Todd from Indianapolis, IN
Who is your Packers MVP of the regular season?
Charles from New Orleans, LA
I read your column every day and I am a fan, but your know-it-all type of attitude is annoying me a bit. Have you ever been wrong in your life? When’s the last time you admitted you were wrong?
My wife has one of those foam-rubber sleeves that goes over bottles so you can hold them without your hand getting cold – it’s an absolute must-have item. On it is written: “I didn’t know when I married Mr. Right that his first name is Always.”
Nick from De Pere, WI
Vic, can you explain the relative advantages of the quarterback lining up under center vs. the shotgun?
When the quarterback is under center, he can receive the ball and retreat to the depth of the pocket without having to take his eyes off the defense. When he receives the ball in the shotgun, he’s already where he needs to be to distribute the ball. Some quarterbacks don’t move their feet as well as others; the shotgun is for them. Some quarterbacks drop back seamlessly. It’s a natural movement for them. It’s all about what the quarterback wants. If it’s third-and-long and there’s no threat of run and you can’t sell play-action, and the quarterback prefers to be at the depth of the pocket when he receives the ball, then the shotgun is the way to go. A lot of coaches I’ve covered don’t like the idea of the quarterback taking his eyes off the secondary. The “Pistol” set allows a team that wants to run the ball to sell pass and still run power. It’s a kind of pass-action. That’s the great advantage of the “Pistol” shotgun. The backs are positioned behind the quarterback.
Paul from Nashville, TN
I think the winner of this game plays in the Super Bowl. Agree or disagree?
No, the winner has to win one more game after this one to get to the Super Bowl.
Steve from Minneapolis, MN
I think many of us would love some insight into how the chess game of calling plays works during the game. Does the defense just watch for who comes onto the field for the offense, then quickly calls a play and the necessary personnel gets on the field? It seems the other players don’t get the defensive play call until everyone is out there, so how do they know who to send out before the call? The behind the scenes for that 35 seconds between plays is never really talked about much.
If the offense substitutes, the defense has to be given a reasonable opportunity to do the same. The defensive coordinator decides on his strategy according to down, distance and personnel. If it’s third-and-one and the offense runs three tight ends onto the field – the defensive coordinator has done his homework, so he’s probably expecting as much – then the defense is likely to go to a heavy-in-the-pants package. As long as coaches are getting scouted looks, they’re prepared in advance for every down-and-distance and personnel-package situation they’ll see. If they get an unscouted look, and there won’t be many of those at this time of the season, then they’ll either have to adjust on the fly or call time out. Preparation is the key.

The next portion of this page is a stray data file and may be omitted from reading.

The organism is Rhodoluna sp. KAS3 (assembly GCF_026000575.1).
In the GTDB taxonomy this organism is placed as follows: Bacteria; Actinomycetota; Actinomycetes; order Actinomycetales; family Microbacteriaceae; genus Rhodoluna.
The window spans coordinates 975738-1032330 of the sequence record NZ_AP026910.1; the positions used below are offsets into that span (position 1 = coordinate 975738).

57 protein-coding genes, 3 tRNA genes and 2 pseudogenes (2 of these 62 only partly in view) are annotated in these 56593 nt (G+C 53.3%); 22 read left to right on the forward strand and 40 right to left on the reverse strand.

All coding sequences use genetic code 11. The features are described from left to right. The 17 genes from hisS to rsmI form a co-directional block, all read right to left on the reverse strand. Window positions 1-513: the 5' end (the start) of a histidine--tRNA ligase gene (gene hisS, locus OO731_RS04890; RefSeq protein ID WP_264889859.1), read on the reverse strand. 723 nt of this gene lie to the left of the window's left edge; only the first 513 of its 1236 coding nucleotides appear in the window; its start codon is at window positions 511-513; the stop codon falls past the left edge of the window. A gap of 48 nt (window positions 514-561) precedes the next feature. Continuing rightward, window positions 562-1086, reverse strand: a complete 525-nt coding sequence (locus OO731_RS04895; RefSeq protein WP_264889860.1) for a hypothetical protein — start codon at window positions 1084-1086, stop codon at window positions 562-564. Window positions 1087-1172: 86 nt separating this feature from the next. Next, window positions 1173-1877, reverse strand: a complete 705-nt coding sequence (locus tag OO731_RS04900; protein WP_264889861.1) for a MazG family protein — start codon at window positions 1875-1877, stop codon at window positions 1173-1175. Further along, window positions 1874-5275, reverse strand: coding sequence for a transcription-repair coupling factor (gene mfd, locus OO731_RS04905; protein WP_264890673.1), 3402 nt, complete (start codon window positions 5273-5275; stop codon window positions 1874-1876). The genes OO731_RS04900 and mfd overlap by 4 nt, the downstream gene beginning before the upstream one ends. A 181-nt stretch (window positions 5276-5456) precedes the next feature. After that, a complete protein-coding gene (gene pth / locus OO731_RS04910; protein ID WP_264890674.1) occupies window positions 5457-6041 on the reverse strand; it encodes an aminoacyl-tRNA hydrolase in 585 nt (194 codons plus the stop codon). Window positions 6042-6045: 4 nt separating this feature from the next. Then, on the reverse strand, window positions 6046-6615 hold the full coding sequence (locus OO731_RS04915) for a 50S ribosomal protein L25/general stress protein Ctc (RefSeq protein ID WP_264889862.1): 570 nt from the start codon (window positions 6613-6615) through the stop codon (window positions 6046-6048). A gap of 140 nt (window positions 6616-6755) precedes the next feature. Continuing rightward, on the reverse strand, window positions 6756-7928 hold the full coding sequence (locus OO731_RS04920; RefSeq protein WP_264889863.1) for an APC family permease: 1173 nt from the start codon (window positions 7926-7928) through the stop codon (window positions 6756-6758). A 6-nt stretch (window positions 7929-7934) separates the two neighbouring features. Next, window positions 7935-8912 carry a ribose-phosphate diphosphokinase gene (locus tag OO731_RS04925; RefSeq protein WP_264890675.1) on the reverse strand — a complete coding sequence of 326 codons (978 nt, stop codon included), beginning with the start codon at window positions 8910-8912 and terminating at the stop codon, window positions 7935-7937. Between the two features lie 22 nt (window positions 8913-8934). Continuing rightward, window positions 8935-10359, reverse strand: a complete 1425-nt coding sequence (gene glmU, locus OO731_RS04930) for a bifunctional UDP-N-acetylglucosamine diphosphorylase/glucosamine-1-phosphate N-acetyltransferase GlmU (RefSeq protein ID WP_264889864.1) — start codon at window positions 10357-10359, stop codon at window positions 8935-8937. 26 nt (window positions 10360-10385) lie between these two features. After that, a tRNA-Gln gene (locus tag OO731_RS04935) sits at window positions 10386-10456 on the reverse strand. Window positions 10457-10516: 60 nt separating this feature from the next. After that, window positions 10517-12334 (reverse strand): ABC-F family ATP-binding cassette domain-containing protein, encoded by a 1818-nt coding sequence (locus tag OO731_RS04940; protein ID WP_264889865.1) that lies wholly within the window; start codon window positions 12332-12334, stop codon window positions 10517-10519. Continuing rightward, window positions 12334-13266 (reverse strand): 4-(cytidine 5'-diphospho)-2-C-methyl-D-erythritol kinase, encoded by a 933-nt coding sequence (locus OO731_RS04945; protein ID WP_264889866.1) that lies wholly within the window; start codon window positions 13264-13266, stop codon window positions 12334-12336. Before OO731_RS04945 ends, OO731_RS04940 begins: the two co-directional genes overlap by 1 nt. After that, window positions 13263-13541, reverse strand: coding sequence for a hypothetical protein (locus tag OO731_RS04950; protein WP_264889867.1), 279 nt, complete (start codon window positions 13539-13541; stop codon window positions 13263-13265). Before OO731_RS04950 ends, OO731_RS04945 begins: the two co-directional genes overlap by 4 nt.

Jacob from Darwin, MN
Green Bay exacts revenge on the 49ers and the Seahawks extend the Falcons’ playoff woes to set up a “Fail Mary” rematch in Lambeau Field. Almost sounds like it would be too good of a story to be true.
That’s the plan.
David from Arlington, VA
How is it that a player like
You can’t keep everybody. I promise you, Pittsburgh and Jacksonville loved Harris, but they ran out of uniforms. America is loaded with football talent. We don’t have to go abroad for our players, as baseball and hockey do. All we have to do is put on the tape of a college game and find our next running back or wide receiver. What’s tough to find are the guys at the premium positions, especially the quarterbacks and big guys. There’s a limited supply of those people. In my opinion, fans get too enamored with wide receivers. If the fans had it their way, a team would keep 10 wide receivers. In scouting circles, and relatively speaking, wide receivers are a dime a dozen. You can always find what you need, as long as you have “The Man.” Look at what Peyton Manning did for Pierre Garcon from Mount Union College. How about Victor Cruz? Quarterbacks, however, are usually the product of a high pick. The Tom Bradys don’t come along very often in today’s game; in the old days they did, but not now. The same goes for left tackles.
Jim from Fairview Heights, IL
I think contain will be more important than sacks against the 49ers. Not allowing Kaepernick to run and forcing him to pass could be playing into the hands of our secondary. Any opinion?
I agree with you. Make a runner be a passer. I have this vision of Colin Kaepernick standing in the pocket tomorrow night. I see him standing there and looking and looking and getting antsy. I could be wrong. It’s just what my instincts tell me.
Lance from Saskatoon, Saskatchewan
Two years ago we faced and contained Mike Vick on the road, on the way to the Super Bowl. How does defending Vick compare to the challenge we face in Colin Kaepernick?